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Open AccessFeature PaperArticle
Laws 2017, 6(2), 7; doi:10.3390/laws6020007

Human Rights and Social Justice

Department of Political Studies, University of Saskatchewan, 9 Campus Dr, Saskatoon, SK S7N 5A5, Canada
Academic Editor: Bernadette Rainey
Received: 1 September 2016 / Revised: 23 May 2017 / Accepted: 13 June 2017 / Published: 16 June 2017
(This article belongs to the Special Issue Law of Human Rights and Social Justice)
View Full-Text   |   Download PDF [211 KB, uploaded 16 June 2017]

Abstract

This paper addresses the question of the normative domains of human rights and social justice. Today, the dominant view in political philosophy is that they occupy largely distinct spheres, with social justice being a set of stronger egalitarian norms and human rights functioning as baseline protections against common threats posed by states to the general interests of persons subjected to them. Reflecting on current human rights practice and discourse, this paper develops a reconstructed normative model of social justice and human rights as nested membership norms in political societies. By connecting membership to processes of political legitimacy, human rights are conceptualized as increasingly functioning as the language of contesting and reforming barriers of exclusion to that status. This leads to an understanding of the possible content of human rights that is dynamic and relational, bringing it closer in line with the egalitarianism of social justice. View Full-Text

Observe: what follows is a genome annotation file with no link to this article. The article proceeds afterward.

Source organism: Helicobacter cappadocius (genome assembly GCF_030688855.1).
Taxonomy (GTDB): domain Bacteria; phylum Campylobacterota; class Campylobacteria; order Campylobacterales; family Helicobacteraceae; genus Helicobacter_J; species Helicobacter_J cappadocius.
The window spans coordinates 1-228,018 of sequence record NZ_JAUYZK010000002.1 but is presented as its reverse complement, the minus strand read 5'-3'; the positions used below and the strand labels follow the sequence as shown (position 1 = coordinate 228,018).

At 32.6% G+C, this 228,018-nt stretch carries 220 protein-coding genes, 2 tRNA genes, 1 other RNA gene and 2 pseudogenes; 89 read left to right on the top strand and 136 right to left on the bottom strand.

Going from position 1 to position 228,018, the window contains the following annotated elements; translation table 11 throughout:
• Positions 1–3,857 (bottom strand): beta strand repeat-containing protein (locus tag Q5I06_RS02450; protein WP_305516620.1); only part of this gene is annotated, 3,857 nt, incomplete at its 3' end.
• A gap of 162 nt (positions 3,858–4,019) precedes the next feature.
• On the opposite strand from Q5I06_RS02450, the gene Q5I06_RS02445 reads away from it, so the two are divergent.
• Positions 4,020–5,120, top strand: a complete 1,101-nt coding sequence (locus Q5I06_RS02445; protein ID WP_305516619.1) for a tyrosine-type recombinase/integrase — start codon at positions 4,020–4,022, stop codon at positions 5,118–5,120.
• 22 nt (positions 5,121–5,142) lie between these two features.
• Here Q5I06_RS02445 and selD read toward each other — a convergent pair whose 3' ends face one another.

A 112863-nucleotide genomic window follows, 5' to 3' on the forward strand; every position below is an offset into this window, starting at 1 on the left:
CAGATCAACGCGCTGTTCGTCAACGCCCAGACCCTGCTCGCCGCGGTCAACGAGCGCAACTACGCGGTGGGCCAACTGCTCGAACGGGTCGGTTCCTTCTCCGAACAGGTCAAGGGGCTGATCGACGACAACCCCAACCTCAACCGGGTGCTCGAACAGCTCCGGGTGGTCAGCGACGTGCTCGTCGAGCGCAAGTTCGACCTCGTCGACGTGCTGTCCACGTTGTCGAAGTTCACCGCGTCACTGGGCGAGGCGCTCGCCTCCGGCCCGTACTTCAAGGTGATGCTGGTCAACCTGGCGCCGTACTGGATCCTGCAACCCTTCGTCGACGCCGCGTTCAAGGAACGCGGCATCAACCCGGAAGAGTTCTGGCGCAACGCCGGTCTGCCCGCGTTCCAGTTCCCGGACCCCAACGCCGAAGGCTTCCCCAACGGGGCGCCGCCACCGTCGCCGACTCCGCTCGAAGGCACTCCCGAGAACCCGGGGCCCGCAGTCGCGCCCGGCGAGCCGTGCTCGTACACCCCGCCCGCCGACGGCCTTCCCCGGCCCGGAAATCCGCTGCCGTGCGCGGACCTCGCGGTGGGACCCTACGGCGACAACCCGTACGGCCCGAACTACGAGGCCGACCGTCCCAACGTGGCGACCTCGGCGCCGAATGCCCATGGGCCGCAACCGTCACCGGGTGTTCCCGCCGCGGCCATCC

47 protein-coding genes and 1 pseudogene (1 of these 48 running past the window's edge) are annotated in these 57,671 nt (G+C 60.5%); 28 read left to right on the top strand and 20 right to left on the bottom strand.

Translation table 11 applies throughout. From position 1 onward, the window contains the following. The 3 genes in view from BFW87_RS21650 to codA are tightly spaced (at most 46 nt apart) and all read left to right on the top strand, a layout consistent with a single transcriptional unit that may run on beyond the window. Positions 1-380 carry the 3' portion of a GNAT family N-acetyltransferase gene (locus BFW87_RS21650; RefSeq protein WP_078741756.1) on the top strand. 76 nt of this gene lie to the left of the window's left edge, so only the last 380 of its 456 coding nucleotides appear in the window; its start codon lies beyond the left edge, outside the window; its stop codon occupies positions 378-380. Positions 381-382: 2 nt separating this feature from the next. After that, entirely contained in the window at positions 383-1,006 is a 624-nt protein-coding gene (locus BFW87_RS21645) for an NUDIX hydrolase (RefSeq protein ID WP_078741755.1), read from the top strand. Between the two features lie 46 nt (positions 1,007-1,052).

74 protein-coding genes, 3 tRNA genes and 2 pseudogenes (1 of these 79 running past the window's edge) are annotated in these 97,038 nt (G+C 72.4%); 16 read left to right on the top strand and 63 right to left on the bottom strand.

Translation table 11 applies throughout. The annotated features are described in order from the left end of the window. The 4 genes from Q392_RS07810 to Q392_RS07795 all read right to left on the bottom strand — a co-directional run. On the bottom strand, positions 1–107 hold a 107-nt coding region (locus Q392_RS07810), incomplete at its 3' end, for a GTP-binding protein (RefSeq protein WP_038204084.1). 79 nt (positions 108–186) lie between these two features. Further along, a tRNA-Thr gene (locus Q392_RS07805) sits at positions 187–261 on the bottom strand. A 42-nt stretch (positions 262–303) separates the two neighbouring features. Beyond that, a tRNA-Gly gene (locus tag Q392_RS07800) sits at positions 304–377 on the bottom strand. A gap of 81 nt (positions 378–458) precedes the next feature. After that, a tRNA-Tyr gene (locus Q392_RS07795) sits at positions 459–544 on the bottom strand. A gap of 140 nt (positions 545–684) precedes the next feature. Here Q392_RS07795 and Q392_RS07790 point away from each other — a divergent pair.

Keywords: human rights; social justice; political legitimacy; membership human rights; social justice; political legitimacy; membership
This is an open access article distributed under the Creative Commons Attribution License which permits unrestricted use, distribution, and reproduction in any medium, provided the original work is properly cited. (CC BY 4.0).

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Hibbert, N. Human Rights and Social Justice. Laws 2017, 6, 7.

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